It’s most educators’ least favorite four-letter word.
Even accomplished teachers struggle with it. At a recent workshop, teachers were asked to investigate the Ten Roles of Teacher Leaders and then select their “superpowers” and “tragic flaws.” Of 50 teachers, not a single one identified data as a “superpower.” Even more telling, over half of the teachers identified data as their “tragic flaw.”
Building effective long-term habits of mind that will outlast our time with teachers is one of the most important roles of mentors and coaches. A high-leverage habit we can help them develop is how to regularly, sustainably, and effectively use data to make instructional decisions.
Data can be formative or summative. Looking at each serves different purposes in our work.
Highly-effective, ongoing data analysis utilizes formative assessments, including pre-assessments. This information guides us while students are still in the process of developing their knowledge and skill and, therefore, we still have opportunities to create the “just right” instruction for all of our students — to change our plans to meet their needs, create differentiated instruction and take learning beyond our initial plans when students are ready.
Daily formative assessments such as exit tickets, selected math problems or short paragraphs are powerful vehicles in developing sustainable teacher habits of looking regularly at data because they seem easier to tackle than a stack of summative tests. We can look at them quickly and don’t necessarily need to write on them or give them back to kids. They are simply a quick check of where students are in their learning. Helping teachers learn to look that these sets daily is a doable and sustainable practice that has big pay off.
Looking together at student work provides a common third point that the coach and the teacher can investigate. No longer is the mentor telling the teacher what s/he sees in the classroom. Instead, the coach and the teacher look at the data set as partners who are working to understand the data and plan collaboratively. This seemingly subtle shift changes the dynamic of the relationship entirely and makes a positive outcome — a change in teacher practice and student learning — much more likely.
While large scale data may seem formidable, the processes used to analyze “small data” work just as well with it. Although teachers don’t generate or know the items on standardized tests (making highly detailed analyses improbable), the data can still inform practice and provide opportunities for reflection. Large-scale data can provide a snapshot of learning, revealing patterns over time. The cautious maxim of standardized test data is, “It tells us something, but it doesn’t tell us everything.”
So how do we actually look at all this data?
Although there are many different data protocols that can help, a few simple questions can empower teachers to reflect upon exit tickets or standardized test information today.
- What is the data measuring?
- What observations can we make about the data?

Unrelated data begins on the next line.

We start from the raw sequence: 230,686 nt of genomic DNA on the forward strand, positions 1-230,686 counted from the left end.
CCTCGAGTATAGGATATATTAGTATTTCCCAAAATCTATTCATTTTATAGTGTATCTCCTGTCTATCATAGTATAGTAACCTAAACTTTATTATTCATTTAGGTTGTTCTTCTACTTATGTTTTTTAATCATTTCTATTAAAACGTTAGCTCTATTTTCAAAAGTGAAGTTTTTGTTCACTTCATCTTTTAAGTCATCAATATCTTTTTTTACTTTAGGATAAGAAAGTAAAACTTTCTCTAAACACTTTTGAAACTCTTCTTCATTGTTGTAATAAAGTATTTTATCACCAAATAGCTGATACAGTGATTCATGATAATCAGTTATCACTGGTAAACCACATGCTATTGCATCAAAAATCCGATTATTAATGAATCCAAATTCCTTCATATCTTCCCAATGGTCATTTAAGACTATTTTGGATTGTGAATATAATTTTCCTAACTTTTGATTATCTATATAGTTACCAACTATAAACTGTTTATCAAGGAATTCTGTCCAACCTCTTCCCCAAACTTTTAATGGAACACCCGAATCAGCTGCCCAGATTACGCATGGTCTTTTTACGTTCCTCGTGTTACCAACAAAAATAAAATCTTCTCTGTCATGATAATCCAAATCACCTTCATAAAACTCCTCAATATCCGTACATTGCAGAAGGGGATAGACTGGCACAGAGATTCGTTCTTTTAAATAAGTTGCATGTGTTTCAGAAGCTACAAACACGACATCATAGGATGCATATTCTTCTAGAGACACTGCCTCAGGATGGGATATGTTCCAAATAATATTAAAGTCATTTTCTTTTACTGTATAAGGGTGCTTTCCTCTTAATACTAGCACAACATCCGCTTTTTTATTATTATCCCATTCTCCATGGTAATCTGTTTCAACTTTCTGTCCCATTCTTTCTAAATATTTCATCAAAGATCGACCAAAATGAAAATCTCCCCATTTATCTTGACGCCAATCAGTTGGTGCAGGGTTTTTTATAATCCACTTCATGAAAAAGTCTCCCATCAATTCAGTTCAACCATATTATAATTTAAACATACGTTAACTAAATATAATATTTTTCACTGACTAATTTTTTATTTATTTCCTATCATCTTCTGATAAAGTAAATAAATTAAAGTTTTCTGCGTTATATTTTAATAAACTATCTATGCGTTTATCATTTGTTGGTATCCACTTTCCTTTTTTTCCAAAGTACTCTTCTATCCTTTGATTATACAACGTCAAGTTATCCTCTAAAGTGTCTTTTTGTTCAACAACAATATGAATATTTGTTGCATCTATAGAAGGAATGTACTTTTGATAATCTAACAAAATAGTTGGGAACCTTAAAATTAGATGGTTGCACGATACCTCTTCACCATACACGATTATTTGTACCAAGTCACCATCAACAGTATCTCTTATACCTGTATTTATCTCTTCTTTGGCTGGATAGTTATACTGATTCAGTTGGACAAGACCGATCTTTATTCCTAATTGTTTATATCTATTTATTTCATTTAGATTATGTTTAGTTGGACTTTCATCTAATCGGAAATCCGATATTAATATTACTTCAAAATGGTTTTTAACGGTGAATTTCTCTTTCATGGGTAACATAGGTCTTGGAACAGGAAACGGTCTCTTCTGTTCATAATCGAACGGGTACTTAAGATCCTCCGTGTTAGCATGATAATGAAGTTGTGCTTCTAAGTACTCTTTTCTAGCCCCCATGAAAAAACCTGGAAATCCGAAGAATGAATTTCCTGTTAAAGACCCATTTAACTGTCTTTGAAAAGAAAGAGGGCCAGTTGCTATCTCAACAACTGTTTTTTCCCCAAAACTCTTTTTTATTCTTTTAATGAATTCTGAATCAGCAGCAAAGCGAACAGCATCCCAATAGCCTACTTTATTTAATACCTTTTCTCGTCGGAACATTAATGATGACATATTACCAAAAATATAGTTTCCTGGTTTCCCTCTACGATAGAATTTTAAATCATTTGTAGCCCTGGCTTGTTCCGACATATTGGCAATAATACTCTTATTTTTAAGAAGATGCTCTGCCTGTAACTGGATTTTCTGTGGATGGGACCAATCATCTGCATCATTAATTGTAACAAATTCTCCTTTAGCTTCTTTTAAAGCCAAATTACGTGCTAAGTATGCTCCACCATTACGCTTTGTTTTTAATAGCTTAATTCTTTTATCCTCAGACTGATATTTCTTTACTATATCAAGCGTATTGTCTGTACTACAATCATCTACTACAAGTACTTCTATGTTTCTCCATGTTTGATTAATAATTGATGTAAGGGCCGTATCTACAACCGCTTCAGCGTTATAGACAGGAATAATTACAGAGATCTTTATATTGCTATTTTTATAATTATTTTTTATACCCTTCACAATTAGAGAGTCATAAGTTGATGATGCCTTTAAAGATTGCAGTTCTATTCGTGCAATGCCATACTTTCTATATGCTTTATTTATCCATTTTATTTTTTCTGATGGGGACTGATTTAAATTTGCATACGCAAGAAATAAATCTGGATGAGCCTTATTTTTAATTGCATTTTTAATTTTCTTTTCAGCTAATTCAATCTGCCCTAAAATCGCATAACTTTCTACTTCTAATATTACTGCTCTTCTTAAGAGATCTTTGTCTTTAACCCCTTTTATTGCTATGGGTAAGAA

- What inferences can we make about the data?
- In which areas do we have influence or control?
- What actions can we take now based upon our analysis of the data?
The following is an example of how these ideas played out in an English language arts (ELA) Professional Learning Community (PLC) in one of the schools where we coach.
- Although there are many standards in ELA, the test they were analyzing together mainly emphasized the reading standards, which narrowed the focus of the discussion.
- The results seemed to indicate that, in general, students underperformed — at first. However, a closer inspection revealed that most girls performed well, but boys underperformed.
- This information lead to a discussion of two issues they saw with many boys in this course: low motivation and frequent absences.
- Although the teachers brainstormed attendance ideas, they decided that they could more likely influence reading motivation.
- This knowledge lead them to research ways to motivate boys in the English classroom, resulting in new strategies such as increased physical movement, student choice in reading selections and more informational texts related to student interests.
With coaching support, they implemented these new strategies and continued monitoring their male students’ motivation through formative assessment and anecdotal observations.The next test showed that the reading achievement gap between boys and girls narrowed greatly. This new data further affirmed the practices they implemented and their success supported the group in continuing to use both formative and summative data to modify instruction to meet student needs.
Data doesn’t have to be scary. Start today. Use it to make incremental changes. Eventually, it can be your favorite new superpower.
Emily Davis and Kenny McKee are each members of the 2014 class of ASCD Emerging Leaders. Davis is a program director for the New Teacher Center and Silicon Valley New Teacher Project and the author of Making Mentoring Work. McKee is a literacy and instructional coach with Buncombe County Schools in Asheville, N.C. To learn more about his work, visit his website kennycmckee.com.